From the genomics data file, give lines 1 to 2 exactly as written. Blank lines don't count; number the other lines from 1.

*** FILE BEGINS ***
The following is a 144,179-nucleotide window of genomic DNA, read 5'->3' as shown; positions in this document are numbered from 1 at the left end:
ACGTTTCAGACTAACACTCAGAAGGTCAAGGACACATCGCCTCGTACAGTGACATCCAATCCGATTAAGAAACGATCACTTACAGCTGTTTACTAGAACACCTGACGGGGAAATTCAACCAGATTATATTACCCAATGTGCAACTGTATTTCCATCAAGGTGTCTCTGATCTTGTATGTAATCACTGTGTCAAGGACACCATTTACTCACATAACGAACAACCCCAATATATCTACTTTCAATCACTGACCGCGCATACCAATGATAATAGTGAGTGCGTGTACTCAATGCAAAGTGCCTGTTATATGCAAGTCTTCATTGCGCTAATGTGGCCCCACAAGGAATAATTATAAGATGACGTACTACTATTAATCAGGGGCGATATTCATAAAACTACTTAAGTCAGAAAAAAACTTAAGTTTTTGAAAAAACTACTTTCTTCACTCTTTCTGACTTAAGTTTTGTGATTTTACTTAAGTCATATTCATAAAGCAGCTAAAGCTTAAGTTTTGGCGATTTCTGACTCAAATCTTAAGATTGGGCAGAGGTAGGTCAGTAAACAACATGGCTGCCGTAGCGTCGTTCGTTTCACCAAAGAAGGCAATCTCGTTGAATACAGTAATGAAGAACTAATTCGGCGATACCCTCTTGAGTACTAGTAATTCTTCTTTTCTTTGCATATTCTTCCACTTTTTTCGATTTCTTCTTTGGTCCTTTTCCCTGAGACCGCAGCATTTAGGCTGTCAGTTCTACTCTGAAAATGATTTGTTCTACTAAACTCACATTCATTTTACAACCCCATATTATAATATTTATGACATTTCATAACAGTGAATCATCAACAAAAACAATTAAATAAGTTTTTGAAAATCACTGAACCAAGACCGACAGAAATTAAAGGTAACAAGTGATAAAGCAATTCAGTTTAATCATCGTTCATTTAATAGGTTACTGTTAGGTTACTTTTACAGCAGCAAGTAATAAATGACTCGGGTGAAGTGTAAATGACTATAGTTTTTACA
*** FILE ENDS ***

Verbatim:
The following is a 144,179-nucleotide window of genomic DNA, read 5'->3' as shown; positions in this document are numbered from 1 at the left end:
ACGTTTCAGACTAACACTCAGAAGGTCAAGGACACATCGCCTCGTACAGTGACATCCAATCCGATTAAGAAACGATCACTTACAGCTGTTTACTAGAACACCTGACGGGGAAATTCAACCAGATTATATTACCCAATGTGCAACTGTATTTCCATCAAGGTGTCTCTGATCTTGTATGTAATCACTGTGTCAAGGACACCATTTACTCACATAACGAACAACCCCAATATATCTACTTTCAATCACTGACCGCGCATACCAATGATAATAGTGAGTGCGTGTACTCAATGCAAAGTGCCTGTTATATGCAAGTCTTCATTGCGCTAATGTGGCCCCACAAGGAATAATTATAAGATGACGTACTACTATTAATCAGGGGCGATATTCATAAAACTACTTAAGTCAGAAAAAAACTTAAGTTTTTGAAAAAACTACTTTCTTCACTCTTTCTGACTTAAGTTTTGTGATTTTACTTAAGTCATATTCATAAAGCAGCTAAAGCTTAAGTTTTGGCGATTTCTGACTCAAATCTTAAGATTGGGCAGAGGTAGGTCAGTAAACAACATGGCTGCCGTAGCGTCGTTCGTTTCACCAAAGAAGGCAATCTCGTTGAATACAGTAATGAAGAACTAATTCGGCGATACCCTCTTGAGTACTAGTAATTCTTCTTTTCTTTGCATATTCTTCCACTTTTTTCGATTTCTTCTTTGGTCCTTTTCCCTGAGACCGCAGCATTTAGGCTGTCAGTTCTACTCTGAAAATGATTTGTTCTACTAAACTCACATTCATTTTACAACCCCATATTATAATATTTATGACATTTCATAACAGTGAATCATCAACAAAAACAATTAAATAAGTTTTTGAAAATCACTGAACCAAGACCGACAGAAATTAAAGGTAACAAGTGATAAAGCAATTCAGTTTAATCATCGTTCATTTAATAGGTTACTGTTAGGTTACTTTTACAGCAGCAAGTAATAAATGACTCGGGTGAAGTGTAAATGACTATAGTTTTTACA